AVON PARK — Debate over what type of U.S. Constitution-supportive resolution the Board of County Commission should approve continued Tuesday into the night at a town hall meeting.

County Commissioner Don Elwell endeavored to give attendees a rundown of the timeline associated with a recent move to enact a “Second Amendment Sanctuary” resolution, sponsored by Commissioner Arlene Tuck.

The latest update in that saga is that the County Commission plans at the Feb. 4 meeting, a night meeting at 5:30 p.m., to review both Tuck’s original resolution and a new resolution, a hybrid of resolutions prepared by Elwell and County Attorney Joy Carmichael, that professes support for all the U.S. Constitution and its amendments.

Elwell said one of the concerns he and other commissioners had was Tuck’s timing, especially after he saw a social media post from Tuck’s granddaughter on the weekend prior to the Dec. 3, 2019 County Commission meeting, stating Tuck planned to bring up such a resolution at the next meeting.

It was at a time that was too late to get the matter on the published agenda, Elwell said, and thus any discussion at that meeting on the matter would have been without public notice.

When it came up at the Dec. 3 meeting, Tuck’s motion died for a lack of a second, and Elwell suggested a resolution in support of all the U.S. Constitution, but Commission Chair Ron Handley said there was no need, citing the fact that all commissioners took an oath of office that pledges to support both the federal and state constitutions.

However, for some of those in attendance at Tuesday night’s meeting, a comprehensive resolution in support of the whole U.S. Constitution, the Bill of Rights and the rest of the amendments is not specific enough.

In turn, Elwell argued that a comprehensive resolution allows the County Commission to send a motion of protest to the Florida Legislature any time legislators consider any law that infringes on Constitutional freedoms, including due process under the Fourth Amendment.

Asking for a show of hands, Elwell got a majority of the 70-80 people at his meeting who don’t feel a Second Amendment resolution is needed.

Still, at least one attendee argued that the question of what type of resolution the county adopts should go to a voter referendum instead of a County Commission vote.

The attendee also said Second Amendment sanctuaries are in 29 states, but Elwell argued that not every county in those states have adopted such resolutions.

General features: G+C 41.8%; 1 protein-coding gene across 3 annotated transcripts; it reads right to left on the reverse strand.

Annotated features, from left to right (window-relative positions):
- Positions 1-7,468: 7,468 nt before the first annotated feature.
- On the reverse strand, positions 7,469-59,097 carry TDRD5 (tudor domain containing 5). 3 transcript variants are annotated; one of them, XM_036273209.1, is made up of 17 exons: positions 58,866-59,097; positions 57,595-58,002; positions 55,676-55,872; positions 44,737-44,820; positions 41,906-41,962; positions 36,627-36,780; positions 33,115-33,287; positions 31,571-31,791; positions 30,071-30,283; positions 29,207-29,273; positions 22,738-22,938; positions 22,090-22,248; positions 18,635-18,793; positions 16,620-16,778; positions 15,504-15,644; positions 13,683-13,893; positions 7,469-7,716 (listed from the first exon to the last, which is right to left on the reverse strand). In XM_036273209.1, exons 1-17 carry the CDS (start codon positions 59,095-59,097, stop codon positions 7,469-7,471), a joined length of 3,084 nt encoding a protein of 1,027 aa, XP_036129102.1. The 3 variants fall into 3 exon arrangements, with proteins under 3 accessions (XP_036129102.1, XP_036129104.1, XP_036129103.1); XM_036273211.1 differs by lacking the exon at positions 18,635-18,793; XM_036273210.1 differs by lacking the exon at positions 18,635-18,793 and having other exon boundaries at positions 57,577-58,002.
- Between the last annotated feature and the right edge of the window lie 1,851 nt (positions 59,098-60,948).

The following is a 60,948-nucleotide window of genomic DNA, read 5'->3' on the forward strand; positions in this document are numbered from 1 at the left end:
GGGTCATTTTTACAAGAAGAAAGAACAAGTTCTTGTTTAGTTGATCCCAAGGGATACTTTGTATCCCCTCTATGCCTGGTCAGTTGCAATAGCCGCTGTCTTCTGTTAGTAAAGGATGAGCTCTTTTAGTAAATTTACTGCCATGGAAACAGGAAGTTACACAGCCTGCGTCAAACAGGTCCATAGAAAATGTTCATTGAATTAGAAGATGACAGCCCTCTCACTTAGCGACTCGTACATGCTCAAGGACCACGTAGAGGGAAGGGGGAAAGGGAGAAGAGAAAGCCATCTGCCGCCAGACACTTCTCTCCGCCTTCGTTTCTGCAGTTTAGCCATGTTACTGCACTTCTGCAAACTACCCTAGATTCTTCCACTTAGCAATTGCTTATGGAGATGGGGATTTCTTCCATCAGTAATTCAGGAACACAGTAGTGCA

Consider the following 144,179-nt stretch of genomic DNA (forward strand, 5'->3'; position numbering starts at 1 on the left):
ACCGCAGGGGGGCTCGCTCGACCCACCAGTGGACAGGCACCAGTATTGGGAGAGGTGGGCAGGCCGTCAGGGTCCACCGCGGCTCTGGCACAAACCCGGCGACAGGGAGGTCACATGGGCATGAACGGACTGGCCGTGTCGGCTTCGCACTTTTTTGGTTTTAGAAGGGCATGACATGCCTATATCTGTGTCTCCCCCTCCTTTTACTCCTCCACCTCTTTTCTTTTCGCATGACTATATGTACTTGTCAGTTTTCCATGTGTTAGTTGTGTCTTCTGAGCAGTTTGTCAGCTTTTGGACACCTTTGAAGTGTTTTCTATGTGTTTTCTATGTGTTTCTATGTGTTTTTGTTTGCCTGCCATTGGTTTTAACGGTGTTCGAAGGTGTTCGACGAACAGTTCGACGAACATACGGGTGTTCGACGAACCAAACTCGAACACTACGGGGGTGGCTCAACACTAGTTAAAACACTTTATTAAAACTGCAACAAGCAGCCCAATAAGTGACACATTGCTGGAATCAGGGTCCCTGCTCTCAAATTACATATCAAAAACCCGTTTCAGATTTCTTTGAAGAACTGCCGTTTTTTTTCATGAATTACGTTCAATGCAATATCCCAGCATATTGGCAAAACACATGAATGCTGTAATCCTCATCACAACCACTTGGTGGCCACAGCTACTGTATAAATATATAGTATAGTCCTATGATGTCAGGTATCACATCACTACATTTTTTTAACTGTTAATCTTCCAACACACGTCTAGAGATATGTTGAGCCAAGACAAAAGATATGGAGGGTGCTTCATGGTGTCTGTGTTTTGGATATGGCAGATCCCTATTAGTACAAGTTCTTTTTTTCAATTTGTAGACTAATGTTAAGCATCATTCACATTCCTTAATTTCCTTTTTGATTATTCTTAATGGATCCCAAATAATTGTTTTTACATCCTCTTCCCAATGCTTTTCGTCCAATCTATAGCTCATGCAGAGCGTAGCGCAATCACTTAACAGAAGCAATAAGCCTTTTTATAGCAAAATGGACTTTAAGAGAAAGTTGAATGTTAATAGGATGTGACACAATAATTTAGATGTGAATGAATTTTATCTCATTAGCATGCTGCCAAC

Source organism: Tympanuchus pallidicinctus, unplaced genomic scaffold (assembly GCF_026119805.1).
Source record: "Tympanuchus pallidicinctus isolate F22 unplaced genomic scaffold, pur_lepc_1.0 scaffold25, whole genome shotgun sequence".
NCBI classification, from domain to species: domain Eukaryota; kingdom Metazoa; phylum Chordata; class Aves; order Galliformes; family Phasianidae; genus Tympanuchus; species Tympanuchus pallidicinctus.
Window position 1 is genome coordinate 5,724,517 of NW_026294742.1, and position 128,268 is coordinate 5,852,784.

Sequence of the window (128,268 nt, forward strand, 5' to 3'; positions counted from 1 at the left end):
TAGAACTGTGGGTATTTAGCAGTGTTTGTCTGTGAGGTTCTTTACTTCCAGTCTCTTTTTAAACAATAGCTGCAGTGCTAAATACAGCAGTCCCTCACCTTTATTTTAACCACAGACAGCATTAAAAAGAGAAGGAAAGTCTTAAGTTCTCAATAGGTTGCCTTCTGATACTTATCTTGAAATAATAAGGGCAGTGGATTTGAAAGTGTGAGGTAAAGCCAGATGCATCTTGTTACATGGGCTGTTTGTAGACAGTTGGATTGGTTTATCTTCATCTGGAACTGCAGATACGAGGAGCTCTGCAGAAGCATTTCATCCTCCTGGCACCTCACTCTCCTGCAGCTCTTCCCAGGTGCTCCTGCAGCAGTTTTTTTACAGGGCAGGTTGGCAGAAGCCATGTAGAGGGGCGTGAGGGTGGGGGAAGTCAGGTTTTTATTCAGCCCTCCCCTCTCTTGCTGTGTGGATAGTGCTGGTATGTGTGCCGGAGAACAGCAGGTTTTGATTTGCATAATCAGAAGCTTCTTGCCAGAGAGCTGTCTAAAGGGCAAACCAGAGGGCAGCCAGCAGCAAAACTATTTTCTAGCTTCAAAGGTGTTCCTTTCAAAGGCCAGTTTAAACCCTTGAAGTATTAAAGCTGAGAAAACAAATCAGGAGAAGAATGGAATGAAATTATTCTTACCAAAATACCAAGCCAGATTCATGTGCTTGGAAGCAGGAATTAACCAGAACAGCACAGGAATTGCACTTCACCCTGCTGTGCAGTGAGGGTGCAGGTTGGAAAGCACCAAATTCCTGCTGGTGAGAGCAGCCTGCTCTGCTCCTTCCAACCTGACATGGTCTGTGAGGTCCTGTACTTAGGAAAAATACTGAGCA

Tuck, at the County Commission meeting that morning, had said 23 of Florida’s 67 counties had declared themselves as Second Amendment sanctuaries, which Elwell pointed out is approximately a third of the state.

At least two other attendees stated that they believe there is a move to remove the self-armament protections of the Second Amendment, and that “a piece of paper” won’t be enough if not backed by action.

Elwell has also said that a resolution is not enforceable if it conflicts with federal or state law.

In other matters, Elwell spoke with attendees about the county’s garbage and recycling collection contract. For the last three years, residents have paid approximately $40-$45 more than under the previous contract to have curbside recycling as part of the service.

Collection dropped to one day per week, on which separate trucks would collect garbage and recyclable materials.

The difficulty, Elwell said, is that there is no market for recycling right now, given that the largest market, China, has imposed strict standards on what loads it will accept.

Recently, India — the second-largest market, also with more than one billion people — is now also turning away loads, Elwell said.

There may be stateside companies that might take the materials he said, but for now the hauler has no profit motive to mark a load as clean enough to recycle. Any slight contamination and it gets marked as “spoiled” and dumped in the landfill.

The county can’t renegotiate the contract, Elwell said, without risking higher rates and also can’t impose penalties without risking the company abandoning the contract completely.

Another matter for concern, Elwell said, are speeds on the new Panther Parkway. County Engineer Clinton Howerton Jr. reported to the Heartland Regional Transportation Planning Organization last week that 80% of motorists heading northbound on the 4.3-mile road are driving 51-52 mph, an average of 6-7 mph faster than the posted 45 mph limit.

Southbound traffic is going faster, Howerton said: 63 mph. Elwell took another show of hands, and most at him meeting favored a 55 mph limit as an accommodation while still prescribing a safe speed.